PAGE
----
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Biol Psychiatry. 2006 Apr 15;59(8):713-20. Epub 2006 Feb 7.

Regulation of editing and expression of glutamate alpha-amino-propionic-acid (AMPA)/kainate receptors by antidepressant drugs.

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  • 1Division of Biology and Genetics, Department of Biomedical Sciences and Biotechnologies, University of Brescia, Italy.

Abstract

BACKGROUND:

Several reports have shown that the glutamatergic system is involved in both the pathogenesis of affective and stress-related disorders and in the action of antidepressant drugs. In particular, antidepressant treatment was shown to modulate expression and function of ionotropic glutamate receptors, to inhibit glutamate release and to restore synaptic plasticity impaired by stress.

METHODS:

We analyzed the mRNA expression and RNA editing of alpha-amino-propionic-acid (AMPA) and kainate (KA) receptor subunits, in the pre-frontal/frontal cortex (P/FC) and hippocampus (HI) of rats chronically treated with three different drugs: the selective serotonin (5-HT) reuptake inhibitor fluoxetine, the selective noradrenaline (NA) reuptake inhibitor reboxetine and the tricyclic antidepressant desipramine.

RESULTS:

Our data showed that fluoxetine and desipramine exerted moderate but selective effects on glutamate receptor expression and editing, while reboxetine appeared to be the drug that affects glutamate receptors (GluR) most. The most consistent effect, observed with pronoradrenergic drugs (desipramine and reboxetine), was a decrease of GluR3 expression both in P/FC and HI. Interestingly, in HI, the same drugs also decreased the editing levels of either the flip (desipramine) or flop (reboxetine) form of GluR3.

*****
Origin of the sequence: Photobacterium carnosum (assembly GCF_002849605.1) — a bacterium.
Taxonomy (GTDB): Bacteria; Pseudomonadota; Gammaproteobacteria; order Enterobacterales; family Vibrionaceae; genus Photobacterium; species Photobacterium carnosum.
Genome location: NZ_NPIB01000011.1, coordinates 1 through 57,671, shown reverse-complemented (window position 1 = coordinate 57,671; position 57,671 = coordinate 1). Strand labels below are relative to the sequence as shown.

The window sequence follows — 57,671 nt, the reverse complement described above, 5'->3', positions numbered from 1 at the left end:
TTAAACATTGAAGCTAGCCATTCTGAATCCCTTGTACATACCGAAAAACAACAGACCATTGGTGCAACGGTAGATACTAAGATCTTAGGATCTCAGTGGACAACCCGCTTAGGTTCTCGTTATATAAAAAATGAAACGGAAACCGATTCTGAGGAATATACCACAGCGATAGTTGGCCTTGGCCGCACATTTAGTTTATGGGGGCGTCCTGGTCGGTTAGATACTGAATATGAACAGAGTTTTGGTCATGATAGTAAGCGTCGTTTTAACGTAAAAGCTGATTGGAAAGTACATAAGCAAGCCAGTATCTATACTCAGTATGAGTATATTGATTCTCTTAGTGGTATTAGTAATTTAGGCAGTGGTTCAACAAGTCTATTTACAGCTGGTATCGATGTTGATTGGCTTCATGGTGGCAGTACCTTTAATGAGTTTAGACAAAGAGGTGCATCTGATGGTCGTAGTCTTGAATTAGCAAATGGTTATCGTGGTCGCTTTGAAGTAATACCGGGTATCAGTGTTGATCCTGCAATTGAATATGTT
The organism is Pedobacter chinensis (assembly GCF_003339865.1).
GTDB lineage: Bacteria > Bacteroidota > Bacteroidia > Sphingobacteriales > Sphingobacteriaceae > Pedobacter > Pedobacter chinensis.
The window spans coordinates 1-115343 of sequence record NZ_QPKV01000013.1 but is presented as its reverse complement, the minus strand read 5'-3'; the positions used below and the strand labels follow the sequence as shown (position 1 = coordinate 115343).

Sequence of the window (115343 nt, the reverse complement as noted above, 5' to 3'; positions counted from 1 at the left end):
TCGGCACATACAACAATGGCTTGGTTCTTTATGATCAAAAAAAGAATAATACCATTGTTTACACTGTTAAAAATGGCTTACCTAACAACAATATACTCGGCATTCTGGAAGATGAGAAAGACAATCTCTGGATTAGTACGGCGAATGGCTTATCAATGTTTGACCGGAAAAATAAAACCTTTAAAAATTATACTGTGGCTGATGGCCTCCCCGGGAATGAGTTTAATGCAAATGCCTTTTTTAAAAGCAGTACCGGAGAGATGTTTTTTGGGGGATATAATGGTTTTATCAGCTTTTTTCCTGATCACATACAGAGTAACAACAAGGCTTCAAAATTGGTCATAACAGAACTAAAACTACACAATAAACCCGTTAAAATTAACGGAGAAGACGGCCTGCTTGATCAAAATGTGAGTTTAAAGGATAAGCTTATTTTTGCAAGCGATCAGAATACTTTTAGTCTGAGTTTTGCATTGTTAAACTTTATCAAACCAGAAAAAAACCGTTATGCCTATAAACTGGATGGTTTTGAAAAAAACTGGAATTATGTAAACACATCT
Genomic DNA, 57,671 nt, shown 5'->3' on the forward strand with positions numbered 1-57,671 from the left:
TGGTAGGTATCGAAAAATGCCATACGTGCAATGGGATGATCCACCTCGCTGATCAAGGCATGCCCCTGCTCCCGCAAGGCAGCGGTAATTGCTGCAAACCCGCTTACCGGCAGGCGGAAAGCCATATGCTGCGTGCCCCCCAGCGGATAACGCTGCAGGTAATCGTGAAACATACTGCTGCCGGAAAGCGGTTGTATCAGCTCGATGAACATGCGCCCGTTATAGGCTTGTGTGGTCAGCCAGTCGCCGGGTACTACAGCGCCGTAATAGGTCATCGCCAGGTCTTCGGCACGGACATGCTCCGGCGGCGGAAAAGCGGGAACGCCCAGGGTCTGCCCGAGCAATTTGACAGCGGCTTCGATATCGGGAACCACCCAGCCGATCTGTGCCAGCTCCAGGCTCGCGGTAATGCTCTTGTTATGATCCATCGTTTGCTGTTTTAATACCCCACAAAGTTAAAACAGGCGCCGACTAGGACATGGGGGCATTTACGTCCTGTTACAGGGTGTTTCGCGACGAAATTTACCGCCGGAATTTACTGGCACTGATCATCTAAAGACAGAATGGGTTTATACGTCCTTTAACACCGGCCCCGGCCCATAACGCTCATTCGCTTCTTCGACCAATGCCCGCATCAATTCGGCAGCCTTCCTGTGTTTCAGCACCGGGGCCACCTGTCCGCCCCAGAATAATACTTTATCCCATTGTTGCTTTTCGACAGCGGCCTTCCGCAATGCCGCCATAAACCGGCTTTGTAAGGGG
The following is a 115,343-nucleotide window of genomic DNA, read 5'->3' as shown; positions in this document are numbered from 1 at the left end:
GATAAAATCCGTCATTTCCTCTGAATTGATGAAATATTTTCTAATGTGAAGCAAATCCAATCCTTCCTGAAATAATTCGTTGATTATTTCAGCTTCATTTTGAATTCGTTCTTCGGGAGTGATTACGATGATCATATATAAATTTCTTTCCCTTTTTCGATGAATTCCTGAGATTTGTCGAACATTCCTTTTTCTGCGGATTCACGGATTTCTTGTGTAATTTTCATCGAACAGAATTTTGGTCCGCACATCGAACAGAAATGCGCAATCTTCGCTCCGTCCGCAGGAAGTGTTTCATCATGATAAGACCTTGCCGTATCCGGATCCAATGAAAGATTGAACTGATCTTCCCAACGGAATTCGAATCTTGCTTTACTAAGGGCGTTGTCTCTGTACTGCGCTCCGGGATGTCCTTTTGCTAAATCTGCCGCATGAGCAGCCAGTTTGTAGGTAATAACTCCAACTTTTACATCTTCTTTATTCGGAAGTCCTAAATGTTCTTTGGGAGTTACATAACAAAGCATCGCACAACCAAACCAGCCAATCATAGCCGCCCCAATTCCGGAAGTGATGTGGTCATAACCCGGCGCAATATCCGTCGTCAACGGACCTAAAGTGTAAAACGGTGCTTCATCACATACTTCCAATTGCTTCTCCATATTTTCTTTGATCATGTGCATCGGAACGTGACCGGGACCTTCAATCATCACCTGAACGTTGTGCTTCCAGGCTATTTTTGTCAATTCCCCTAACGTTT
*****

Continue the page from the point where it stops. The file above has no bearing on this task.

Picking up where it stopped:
CONCLUSIONS:

Overall, these results point to specific and regionally discrete changes in the expression and editing level of glutamate receptors and, in particular, to a selective reduction of conductance for GluR3-containing receptors following treatment with antidepressant drugs. These data support the hypothesis that changes in glutamate neurotransmission are involved in the therapeutic effects induced by these drugs.

PMID:
16460696
[PubMed - indexed for MEDLINE]
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